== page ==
An area once little more than a flooded field is now a magnificent formal garden in Peeblesshire, thanks to the effort and determination of Robin Brock
THERE are few more arresting sights in a garden than good topiary. Its ability to draw visitors into a place is the hallmark of the world’s renowned formal gardens. Topiary shapes have a beauty that is at once solemn and inviting – like chess pieces asking to be moved.
It was the beauty and symmetry of Chateau de Villandry in France’s Loire Valley that inspired a Peeblesshire plantsman to create his own formal garden. Meldonfoot, sitting beneath the hills it takes its name from, was built as a shooting lodge and has the presence to be able to carry a large parterre, which Robin Brock designed and planted.
The house was built as a shooting lodge just to the west of Peebles in 1923. Robin arrived a decade ago and set about renovating the house and garden. His grown-up family have lived there on and off. It lies at the foot of the Meldon Hills, on the edge of the Manor and Stobo valleys. The area at the front was a field with Highland cattle and it was waterlogged with the run-off from the hills. In this frost pocket, Robin has had to be selective about what plants he uses. A line of lawson cypress ran across the garden. This was lifted and Robin moved all the topsoil, drained and levelled it. “I like formal gardens,” he says. “I was influenced by Chateau de Villandry and thought it would be nice to create something formal here. It is one of the few formal gardens in the Borders.”
Robin was a nurseryman, with a business of 600 acres of trees in Midlothian and Perthshire, so he knew which shrubs would work best for a formal garden. The parterre has three symbolic features: the St Andrew’s Cross, which embraces a heart motif – found in all formal garden layouts – and diamonds running up the middle. In summer Robin plants the diamonds up with red and white bedding, the colours of Peebles rugby club and the flag of Monaco, where he lived for ten years at the start of his retirement. Earlier in his career he also found time to play double-bass semi-professionally with Jimmy Shand, the Corries and Jim Johnstone before giving up playing to broadcast his own radio show for 13 years.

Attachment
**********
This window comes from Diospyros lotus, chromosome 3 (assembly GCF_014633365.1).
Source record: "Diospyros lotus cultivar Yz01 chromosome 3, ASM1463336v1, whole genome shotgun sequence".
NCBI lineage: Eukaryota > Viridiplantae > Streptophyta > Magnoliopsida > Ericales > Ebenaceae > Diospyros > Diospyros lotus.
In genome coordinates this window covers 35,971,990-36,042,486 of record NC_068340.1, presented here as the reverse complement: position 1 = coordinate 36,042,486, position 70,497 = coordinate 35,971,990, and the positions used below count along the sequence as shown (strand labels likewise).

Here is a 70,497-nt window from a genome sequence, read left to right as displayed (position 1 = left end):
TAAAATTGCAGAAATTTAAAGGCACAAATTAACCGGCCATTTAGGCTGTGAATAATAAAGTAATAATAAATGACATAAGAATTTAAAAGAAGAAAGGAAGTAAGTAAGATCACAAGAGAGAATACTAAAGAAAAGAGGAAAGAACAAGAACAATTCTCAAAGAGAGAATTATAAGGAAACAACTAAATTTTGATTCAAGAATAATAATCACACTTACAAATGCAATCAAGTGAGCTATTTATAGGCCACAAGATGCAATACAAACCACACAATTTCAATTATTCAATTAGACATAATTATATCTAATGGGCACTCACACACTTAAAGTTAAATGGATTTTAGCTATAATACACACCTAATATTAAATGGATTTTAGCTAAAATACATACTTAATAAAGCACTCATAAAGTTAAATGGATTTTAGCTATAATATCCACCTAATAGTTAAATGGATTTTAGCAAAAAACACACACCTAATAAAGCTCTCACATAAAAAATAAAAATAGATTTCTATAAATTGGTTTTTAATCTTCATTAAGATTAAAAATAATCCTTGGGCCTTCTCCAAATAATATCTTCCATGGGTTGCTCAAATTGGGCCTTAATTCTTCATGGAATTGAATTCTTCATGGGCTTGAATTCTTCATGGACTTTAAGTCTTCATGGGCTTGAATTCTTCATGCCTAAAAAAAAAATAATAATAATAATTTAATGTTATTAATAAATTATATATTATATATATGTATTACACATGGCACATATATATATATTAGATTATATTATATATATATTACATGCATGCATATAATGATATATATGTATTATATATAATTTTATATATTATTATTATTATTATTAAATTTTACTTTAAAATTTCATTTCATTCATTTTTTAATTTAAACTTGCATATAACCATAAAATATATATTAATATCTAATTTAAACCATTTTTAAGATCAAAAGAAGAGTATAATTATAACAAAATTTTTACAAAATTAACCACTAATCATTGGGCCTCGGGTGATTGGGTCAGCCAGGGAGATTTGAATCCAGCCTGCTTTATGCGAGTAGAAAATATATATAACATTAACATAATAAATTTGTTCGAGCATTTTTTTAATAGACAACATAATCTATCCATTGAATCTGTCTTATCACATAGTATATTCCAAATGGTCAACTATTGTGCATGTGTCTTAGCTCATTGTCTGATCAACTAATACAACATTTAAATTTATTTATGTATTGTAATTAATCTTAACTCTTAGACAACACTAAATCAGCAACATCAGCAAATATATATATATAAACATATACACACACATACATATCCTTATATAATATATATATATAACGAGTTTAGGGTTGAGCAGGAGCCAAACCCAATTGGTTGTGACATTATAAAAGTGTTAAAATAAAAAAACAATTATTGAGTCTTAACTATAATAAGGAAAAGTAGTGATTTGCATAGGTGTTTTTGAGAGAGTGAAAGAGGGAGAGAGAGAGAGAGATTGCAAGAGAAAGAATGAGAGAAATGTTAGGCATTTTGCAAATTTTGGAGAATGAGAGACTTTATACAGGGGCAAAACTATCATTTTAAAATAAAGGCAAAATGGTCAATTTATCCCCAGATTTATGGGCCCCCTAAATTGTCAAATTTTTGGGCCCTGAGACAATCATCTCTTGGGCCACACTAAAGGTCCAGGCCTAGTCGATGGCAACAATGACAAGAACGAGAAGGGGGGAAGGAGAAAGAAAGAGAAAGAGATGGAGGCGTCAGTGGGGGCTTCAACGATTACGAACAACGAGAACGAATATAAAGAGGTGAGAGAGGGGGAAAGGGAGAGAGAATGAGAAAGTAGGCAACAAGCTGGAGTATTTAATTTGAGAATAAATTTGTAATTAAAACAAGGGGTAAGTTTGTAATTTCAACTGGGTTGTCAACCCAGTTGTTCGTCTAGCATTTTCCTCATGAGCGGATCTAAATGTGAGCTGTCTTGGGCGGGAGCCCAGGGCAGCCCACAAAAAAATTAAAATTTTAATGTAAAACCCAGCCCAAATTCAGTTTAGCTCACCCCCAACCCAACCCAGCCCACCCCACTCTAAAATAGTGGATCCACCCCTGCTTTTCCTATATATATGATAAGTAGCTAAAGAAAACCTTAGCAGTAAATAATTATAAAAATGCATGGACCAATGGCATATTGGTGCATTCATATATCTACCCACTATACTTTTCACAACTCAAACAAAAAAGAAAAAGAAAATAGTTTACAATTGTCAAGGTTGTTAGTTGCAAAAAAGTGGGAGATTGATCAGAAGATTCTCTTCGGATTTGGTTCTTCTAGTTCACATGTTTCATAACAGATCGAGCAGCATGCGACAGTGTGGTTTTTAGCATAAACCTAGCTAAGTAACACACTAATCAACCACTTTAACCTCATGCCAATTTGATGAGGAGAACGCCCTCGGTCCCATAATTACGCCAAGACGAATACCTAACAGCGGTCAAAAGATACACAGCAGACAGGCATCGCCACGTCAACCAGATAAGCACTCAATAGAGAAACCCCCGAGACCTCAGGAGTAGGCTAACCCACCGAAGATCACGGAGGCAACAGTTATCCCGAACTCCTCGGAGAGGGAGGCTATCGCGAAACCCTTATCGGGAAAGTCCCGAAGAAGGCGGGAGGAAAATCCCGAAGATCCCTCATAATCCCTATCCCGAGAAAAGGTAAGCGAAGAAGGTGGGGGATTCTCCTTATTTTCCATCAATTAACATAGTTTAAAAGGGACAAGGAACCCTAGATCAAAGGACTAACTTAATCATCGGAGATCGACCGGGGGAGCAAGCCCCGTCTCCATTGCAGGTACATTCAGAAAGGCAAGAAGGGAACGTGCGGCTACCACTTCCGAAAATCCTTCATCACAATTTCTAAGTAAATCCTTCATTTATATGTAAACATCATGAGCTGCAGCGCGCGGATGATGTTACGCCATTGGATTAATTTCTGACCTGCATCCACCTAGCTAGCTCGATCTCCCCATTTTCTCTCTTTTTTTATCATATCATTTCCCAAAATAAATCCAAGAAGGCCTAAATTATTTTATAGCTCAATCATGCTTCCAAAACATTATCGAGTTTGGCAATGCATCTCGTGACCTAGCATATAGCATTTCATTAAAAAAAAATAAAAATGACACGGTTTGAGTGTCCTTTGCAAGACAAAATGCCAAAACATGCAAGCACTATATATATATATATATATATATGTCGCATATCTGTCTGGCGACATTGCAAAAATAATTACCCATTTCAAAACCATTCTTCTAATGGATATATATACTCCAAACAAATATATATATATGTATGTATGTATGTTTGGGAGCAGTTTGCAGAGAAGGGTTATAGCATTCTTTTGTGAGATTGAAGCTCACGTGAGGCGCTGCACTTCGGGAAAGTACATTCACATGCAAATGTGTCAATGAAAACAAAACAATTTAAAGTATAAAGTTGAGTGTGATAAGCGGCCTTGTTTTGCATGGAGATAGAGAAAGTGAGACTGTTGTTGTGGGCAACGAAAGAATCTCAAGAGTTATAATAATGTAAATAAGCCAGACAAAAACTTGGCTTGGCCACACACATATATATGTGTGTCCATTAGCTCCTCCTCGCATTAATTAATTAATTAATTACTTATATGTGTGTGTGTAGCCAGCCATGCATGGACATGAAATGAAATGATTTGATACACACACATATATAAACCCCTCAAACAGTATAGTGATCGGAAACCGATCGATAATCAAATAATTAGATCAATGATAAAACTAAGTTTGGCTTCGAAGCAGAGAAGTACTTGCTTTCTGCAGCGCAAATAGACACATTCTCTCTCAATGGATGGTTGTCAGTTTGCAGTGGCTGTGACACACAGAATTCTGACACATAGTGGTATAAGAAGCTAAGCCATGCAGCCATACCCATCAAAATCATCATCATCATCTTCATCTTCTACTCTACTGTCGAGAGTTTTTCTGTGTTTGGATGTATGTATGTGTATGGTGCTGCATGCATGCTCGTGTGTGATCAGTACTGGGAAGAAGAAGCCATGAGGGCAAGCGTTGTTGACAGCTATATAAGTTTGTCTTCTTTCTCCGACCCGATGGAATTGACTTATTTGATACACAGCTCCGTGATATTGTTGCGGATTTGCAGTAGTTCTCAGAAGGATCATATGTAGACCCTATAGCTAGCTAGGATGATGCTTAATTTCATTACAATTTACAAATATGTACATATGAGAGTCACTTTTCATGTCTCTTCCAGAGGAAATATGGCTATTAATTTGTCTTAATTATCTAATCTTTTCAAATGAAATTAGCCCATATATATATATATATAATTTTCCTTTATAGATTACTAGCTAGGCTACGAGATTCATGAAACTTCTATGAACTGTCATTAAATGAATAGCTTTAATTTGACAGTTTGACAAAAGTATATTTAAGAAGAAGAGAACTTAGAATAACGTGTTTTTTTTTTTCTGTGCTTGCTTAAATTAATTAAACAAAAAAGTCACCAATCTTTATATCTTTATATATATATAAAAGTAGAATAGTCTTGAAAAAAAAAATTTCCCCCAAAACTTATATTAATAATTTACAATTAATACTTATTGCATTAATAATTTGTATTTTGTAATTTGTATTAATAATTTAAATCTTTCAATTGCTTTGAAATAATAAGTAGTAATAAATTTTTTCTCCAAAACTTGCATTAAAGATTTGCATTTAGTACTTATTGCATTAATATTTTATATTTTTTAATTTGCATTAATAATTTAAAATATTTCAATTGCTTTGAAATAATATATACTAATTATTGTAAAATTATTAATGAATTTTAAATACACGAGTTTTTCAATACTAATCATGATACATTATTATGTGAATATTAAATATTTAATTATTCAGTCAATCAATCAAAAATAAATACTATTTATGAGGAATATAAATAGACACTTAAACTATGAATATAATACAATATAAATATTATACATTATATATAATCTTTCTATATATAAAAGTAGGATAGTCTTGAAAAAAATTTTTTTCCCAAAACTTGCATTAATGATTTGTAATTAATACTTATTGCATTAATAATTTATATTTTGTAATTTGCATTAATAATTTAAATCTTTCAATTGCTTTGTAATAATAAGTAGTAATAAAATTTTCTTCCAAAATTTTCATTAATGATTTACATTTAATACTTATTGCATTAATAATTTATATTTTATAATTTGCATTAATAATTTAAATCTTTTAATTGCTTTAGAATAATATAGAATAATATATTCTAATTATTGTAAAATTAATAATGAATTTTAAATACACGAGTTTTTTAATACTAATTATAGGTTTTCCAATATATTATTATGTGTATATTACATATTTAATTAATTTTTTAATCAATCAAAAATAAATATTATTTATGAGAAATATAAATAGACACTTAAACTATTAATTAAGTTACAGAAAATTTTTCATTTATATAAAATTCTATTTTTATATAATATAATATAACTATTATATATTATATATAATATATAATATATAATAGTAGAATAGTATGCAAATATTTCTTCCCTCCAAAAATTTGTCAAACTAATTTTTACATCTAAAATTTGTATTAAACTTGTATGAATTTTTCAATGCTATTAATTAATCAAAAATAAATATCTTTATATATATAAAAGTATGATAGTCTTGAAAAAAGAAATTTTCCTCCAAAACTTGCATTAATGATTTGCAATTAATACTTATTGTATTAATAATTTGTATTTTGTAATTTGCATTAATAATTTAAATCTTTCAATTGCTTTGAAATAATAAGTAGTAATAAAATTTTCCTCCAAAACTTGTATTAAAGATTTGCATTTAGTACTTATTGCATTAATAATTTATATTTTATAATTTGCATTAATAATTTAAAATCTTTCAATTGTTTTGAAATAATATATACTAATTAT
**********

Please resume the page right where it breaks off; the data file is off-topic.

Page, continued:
The yew (taxus baccata) and box (buxus) are far and away the best plants for topiary, responding well to clipping into shapes. The formal garden at Meldonfoot has been there for six or seven years, having taken this long to really show its shape, says Robin, who trained in horticulture in Edinburgh. Surprisingly, the shapes only need trimming once a year, in summer. Robin does this himself along with looking after the grass and complementing the garden with bedding plants. He used to put out 20,000 summer plants, but has scaled this back. “That’s the beauty of formal gardens, you can have it planted up or not, and add or subtract as much as you like. They can have magnificent flower gardens, or be used for vegetables. I was heavily influenced by that.” At the centre of the parterre is a cannon from the 18th-century gunship HMS Royal George – other salvaged guns were melted to form the base of Nelson’s Column.
The main problem faced from a gardener’s point of view here is frost. Peeblesshire is known for very late and very early frosts, says Robin, and he was caught out one summer when he lost all his begonias overnight after taking them out of the greenhouse feeling sure the final frosts had passed.
Structure and shape is present in other parts of the garden. A long line of mature beech hedging makes a beautiful copper frame for the view west, bringing instant warmth to a winter landscape. There is also a line of pleached tilia limes along a boundary wall, where the trees have been trained into an architectural feature. This use of trees was one the most defining elements of French and Italian formal gardens of the 17th and 18th centuries, but has become very fashionable again. At the other side of the formal garden is a herbaceous border which Robin is about to refurbish. Over the beech hedge lies the rear garden, with lawns and woodland down to a burn, with the whole area front and back adding up to about three and a half acres. Whether it is a bright red sunrise, or blanket of snow, the shapes are the perfect canvas for an ever-changing view, says Robin. “It changes hour to hour.”
It’s the great achievement of formal gardens that they can create this dance with nature while standing still. It may be this almost-alive quality that makes tall topiary shapes so appealing. Passers-by to or from Peebles should keep an eye out for the characters at Meldonfoot. They may just wink back. k